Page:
Defense Minister and Alternate Prime Minister Benny Gantz said that “gratuitous hatred has ruined and keeps on ruining the people of Israel, whose true resilience emanates from its unity. Those who attacked the protesters must be apprehended and brought to justice. No one will silence protests in Israel while we are here.” 

Israelis protest outside Amir Ohana's home in Tel Aviv, July 28, 2020.
Israelis protest outside Amir Ohana's home in Tel Aviv, July 28, 2020.Credit: Tomer Appelbaum

Transportation Minister Miri Regev tweeted: On the eve of Tisha B'Av (a Jewish day of mourning), there are those who choose to inflame the hatred and deepen the polarization. It’s only a matter of time until an exhibit of a guillotine and a noose is erected. I call on Tel Aviv Mayor Ron Huldai, stop shutting your eyes and immediately remove this incitement exhibit. 

Police Commissioner Moti Cohen said that “Our duty is to allow the freedom of protest for every citizen in accordance with the law. Our duty is to work for the implementation of civil rights for all of Israel’s citizens, as we have been doing every day.

“The wellbeing of the public and its safety are our first priority, and therefore we will act with determination against any kind of violence, vandalism or inflicting harm to civilians and police officers. I call on the demonstrators to keep the protest free of violence, follow police orders and not allow  protests to escalate to violence and breaking the law,” Cohen added.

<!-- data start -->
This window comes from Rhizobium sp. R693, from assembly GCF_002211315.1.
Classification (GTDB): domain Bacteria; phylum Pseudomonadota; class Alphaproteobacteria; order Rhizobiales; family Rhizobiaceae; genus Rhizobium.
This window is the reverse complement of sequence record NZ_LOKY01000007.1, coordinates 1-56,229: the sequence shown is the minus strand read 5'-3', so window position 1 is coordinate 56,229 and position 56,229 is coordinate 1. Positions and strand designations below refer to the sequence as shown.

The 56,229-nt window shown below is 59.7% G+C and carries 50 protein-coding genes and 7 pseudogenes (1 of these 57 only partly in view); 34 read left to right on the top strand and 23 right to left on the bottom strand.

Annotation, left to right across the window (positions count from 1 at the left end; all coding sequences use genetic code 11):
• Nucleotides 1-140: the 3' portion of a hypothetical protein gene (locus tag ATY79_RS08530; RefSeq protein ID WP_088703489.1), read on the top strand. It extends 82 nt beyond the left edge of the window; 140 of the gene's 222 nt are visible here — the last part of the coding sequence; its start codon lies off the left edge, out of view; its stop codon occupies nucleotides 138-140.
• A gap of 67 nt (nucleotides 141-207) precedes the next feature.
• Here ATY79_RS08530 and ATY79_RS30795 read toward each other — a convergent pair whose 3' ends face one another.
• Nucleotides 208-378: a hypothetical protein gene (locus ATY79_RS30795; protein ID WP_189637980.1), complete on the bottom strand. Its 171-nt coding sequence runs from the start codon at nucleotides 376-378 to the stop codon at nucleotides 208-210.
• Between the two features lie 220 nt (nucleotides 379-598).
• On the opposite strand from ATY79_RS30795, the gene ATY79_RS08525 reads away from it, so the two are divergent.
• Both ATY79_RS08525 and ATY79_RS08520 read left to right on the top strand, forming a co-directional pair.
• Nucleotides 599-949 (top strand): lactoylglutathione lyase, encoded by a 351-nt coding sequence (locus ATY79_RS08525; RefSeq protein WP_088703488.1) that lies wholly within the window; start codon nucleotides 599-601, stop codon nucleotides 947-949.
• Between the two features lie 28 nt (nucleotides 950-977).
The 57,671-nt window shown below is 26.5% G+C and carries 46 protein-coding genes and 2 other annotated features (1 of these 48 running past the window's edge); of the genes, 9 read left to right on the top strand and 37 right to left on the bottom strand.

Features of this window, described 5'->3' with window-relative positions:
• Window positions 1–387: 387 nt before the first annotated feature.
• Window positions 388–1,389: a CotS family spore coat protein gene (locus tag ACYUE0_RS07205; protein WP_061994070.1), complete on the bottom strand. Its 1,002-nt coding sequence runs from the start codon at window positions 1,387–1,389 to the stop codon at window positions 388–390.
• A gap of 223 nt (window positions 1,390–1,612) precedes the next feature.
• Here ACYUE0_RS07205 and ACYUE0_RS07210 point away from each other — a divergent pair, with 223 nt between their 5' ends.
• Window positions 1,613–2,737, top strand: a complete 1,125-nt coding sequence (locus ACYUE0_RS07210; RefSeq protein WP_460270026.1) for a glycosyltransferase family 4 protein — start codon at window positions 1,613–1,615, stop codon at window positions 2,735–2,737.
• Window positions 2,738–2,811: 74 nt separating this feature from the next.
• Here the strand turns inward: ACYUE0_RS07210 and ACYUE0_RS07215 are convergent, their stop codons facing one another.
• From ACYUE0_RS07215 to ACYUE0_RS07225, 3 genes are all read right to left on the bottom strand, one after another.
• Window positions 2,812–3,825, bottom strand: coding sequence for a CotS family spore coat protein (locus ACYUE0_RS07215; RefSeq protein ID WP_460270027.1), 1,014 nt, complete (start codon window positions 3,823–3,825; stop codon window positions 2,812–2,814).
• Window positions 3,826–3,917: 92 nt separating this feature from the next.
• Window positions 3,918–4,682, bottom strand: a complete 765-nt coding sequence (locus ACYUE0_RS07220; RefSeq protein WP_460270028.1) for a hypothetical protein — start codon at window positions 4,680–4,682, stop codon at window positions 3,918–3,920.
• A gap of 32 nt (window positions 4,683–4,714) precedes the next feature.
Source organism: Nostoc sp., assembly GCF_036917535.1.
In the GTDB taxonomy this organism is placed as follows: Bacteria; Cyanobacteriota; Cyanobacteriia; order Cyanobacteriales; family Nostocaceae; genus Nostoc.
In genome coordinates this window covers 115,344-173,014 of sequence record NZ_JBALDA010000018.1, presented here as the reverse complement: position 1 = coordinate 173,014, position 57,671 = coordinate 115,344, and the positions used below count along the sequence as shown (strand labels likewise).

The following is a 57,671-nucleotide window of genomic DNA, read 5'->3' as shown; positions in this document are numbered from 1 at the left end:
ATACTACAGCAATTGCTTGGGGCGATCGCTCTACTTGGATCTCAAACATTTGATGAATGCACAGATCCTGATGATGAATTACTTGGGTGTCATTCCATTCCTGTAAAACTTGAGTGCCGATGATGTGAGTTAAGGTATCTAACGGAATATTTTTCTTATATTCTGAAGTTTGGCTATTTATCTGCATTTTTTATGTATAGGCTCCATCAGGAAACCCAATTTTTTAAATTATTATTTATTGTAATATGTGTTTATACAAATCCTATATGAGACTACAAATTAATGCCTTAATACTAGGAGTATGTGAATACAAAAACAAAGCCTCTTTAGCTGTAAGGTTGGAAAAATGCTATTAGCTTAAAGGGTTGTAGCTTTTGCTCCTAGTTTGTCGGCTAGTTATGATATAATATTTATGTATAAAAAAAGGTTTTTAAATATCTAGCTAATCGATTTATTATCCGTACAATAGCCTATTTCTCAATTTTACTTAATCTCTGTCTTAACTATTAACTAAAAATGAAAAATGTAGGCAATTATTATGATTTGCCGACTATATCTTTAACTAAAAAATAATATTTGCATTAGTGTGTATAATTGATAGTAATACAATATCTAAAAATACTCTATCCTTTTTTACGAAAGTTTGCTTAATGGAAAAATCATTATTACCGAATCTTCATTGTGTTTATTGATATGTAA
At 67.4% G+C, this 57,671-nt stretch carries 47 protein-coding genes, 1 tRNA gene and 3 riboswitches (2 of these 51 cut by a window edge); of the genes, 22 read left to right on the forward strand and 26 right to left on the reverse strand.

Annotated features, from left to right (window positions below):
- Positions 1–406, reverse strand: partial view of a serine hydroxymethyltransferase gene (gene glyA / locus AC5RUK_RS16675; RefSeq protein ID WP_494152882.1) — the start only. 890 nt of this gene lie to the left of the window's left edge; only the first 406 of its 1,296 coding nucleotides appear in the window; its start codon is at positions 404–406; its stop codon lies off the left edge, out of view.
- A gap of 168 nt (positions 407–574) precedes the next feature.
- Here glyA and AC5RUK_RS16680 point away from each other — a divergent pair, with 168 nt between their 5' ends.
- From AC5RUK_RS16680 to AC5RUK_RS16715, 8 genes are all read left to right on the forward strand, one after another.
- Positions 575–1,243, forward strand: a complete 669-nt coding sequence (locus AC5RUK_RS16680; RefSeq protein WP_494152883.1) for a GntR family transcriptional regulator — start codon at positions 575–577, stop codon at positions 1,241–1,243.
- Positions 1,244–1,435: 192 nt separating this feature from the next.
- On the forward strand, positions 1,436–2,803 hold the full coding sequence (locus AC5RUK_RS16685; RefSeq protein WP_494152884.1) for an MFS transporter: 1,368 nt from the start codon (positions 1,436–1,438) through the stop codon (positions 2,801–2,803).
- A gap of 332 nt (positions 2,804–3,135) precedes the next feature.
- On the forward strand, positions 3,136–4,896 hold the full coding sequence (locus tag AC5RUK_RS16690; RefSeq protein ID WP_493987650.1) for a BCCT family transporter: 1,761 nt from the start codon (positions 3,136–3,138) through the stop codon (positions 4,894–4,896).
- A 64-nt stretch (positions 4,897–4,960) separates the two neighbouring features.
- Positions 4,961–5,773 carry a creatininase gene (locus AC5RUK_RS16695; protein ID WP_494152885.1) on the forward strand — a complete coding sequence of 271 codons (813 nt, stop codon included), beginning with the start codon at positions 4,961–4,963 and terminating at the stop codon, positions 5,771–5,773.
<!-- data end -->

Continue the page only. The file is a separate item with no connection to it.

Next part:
The Israel Police issued a statement saying that “We gravely view any kind of violence, whether it’s directed towards civilians or police officers. Last night, protests were staged across Tel Aviv, which were not coordinated with the police. In one location, a police force spotted an altercation and one person suspected of throwing stones was arrested. Police added that they would request the court to extend the suspect’s detention on Wednesday.”

On Wednesday, police said they had arrested three people suspected of attacking anti-Netanyahu protesters in Tel Aviv on Tuesday night. "We will allow protests any time and any place but we will not permit violence or vandalism," the police said.